img_4860.jpgI am a PhD Candidate at Georgetown University, Department of Government. I am a recipient of the USIP Jennings Randolph Peace Scholar pre-doctoral fellowship for 2019-20. My dissertation examines the political effects of the privatization of public goods. I develop and test the theory that privatization diminishes the ability of citizens to use political representatives to lobby for better provision, and that this learnt behavior of political expectation and efficacy ‘spills over’ into non-privatized public goods. I test this theory in one of the largest cities in the developing world, Karachi, Pakistan, that is notable for its layered and complex service bureaucracy, featuring both formal and informal privatized public goods and services. I have collected ethnographic data from over ten months of fieldwork in Pakistan between 2017 and 2019, and implemented a survey, including a survey experiment (N=1000), in July 2018. I have also collected an original dataset of over 25,000 service delivery clusters across Karachi’s 16.2m population at the electricity “transformer” level that describe provision and outage at the neighborhood level.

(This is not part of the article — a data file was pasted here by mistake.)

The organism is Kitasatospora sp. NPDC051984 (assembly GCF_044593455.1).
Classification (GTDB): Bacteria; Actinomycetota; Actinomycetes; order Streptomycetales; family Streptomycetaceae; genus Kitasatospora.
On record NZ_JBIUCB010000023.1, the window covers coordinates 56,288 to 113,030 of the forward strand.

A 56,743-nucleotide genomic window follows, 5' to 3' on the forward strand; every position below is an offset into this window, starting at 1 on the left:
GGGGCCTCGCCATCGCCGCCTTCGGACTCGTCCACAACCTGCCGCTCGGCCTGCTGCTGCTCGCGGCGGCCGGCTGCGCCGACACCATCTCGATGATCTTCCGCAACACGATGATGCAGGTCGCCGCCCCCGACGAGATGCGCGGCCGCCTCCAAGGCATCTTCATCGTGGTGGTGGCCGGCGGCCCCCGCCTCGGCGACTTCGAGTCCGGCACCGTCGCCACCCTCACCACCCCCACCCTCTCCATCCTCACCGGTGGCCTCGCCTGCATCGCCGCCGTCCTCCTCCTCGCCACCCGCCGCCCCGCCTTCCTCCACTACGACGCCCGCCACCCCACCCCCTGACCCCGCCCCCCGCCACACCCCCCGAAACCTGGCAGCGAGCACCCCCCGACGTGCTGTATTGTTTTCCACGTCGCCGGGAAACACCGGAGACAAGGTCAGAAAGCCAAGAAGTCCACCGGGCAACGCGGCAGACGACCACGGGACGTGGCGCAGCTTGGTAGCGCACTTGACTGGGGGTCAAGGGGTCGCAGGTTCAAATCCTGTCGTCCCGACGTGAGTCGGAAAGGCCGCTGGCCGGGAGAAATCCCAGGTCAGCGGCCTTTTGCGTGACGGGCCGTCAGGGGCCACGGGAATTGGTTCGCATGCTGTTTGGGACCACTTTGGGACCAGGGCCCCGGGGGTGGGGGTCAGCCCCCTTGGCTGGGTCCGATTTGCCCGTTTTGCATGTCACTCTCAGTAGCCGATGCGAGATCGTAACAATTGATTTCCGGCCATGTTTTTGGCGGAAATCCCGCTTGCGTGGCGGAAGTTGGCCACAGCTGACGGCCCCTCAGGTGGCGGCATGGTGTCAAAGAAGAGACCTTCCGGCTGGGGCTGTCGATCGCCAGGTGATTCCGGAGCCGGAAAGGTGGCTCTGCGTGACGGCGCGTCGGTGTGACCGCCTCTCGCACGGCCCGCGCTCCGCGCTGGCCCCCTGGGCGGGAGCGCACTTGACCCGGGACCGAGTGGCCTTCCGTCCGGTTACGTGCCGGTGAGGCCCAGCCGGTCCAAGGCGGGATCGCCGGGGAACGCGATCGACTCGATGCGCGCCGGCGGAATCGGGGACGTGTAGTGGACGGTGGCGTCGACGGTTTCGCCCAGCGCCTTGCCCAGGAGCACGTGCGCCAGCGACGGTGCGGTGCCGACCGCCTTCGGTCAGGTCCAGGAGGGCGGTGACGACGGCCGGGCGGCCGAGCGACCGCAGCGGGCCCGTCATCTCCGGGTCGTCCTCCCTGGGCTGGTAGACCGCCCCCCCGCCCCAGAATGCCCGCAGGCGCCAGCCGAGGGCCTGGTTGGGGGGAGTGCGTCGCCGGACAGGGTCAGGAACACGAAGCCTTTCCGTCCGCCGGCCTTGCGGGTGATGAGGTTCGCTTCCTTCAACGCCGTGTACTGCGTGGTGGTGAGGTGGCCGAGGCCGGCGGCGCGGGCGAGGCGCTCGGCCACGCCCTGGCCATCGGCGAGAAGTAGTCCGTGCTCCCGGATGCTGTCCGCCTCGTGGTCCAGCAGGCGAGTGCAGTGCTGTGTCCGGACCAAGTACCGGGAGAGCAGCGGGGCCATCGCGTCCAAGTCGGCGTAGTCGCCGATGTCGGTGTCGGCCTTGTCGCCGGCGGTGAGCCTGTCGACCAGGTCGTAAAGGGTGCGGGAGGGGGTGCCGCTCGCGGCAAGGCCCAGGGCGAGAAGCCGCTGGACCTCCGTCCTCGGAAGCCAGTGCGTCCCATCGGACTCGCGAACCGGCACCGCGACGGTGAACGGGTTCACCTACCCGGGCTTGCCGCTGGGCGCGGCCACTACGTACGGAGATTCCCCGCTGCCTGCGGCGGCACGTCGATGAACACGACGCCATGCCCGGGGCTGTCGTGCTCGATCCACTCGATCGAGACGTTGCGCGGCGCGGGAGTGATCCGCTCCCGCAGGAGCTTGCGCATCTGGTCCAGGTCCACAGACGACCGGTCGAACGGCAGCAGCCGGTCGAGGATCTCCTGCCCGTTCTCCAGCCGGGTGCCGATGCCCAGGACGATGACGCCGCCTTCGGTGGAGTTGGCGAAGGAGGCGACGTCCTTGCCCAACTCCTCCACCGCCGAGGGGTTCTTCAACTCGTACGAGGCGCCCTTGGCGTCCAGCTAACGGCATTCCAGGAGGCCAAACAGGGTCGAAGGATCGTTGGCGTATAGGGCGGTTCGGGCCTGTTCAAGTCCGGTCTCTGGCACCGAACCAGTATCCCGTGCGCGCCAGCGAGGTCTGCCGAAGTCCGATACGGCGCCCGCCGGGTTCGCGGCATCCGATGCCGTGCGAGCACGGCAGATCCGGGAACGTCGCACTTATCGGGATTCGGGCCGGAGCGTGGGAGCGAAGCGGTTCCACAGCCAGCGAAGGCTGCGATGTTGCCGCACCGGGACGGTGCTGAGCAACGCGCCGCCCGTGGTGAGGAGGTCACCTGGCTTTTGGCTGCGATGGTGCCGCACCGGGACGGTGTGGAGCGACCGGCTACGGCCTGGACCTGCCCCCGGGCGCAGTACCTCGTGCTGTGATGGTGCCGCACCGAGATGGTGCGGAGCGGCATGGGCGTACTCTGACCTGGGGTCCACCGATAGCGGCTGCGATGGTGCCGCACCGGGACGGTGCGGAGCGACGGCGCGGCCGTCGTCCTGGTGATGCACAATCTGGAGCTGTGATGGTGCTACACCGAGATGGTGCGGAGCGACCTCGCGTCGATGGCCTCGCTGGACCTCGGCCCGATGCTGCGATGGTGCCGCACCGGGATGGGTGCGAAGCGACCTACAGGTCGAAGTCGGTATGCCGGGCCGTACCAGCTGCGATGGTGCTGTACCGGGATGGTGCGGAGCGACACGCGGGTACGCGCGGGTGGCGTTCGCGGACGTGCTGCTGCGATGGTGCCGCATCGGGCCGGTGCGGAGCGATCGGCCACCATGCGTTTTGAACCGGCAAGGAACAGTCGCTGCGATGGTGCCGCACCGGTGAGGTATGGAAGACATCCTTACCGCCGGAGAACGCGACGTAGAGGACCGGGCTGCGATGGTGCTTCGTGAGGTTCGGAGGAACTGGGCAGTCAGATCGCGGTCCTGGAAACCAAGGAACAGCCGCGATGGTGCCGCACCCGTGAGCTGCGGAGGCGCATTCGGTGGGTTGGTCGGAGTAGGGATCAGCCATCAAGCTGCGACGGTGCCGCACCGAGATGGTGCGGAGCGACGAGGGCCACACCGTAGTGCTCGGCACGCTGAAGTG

My work has been funded by the International Growth Center, LSE, UK, the American Institute for Pakistan Studies and the Georgetown Graduate School of Arts and Sciences.

I have taught courses in Politics of South Asia and Comparative Politics at the Lahore University of Management Sciences, Pakistan. At Georgetown Univeristy, I have led undergraduate seminars on Comparative Politics, Civil War and Conflict and have mentored the Political Economy Undergraduate Capstone. When I am not doing fieldwork in Karachi, I enjoy hiking in the Northern Areas of Pakistan, and have completed treks to multiple high-altitude glaciers in the region. I hope to one day combine my interest in micro-politics and my love for being in the wilderness by working on community-led conservation and the politics of climate change.

Contact me at eah111 at georgetown dot edu. Download my CV here.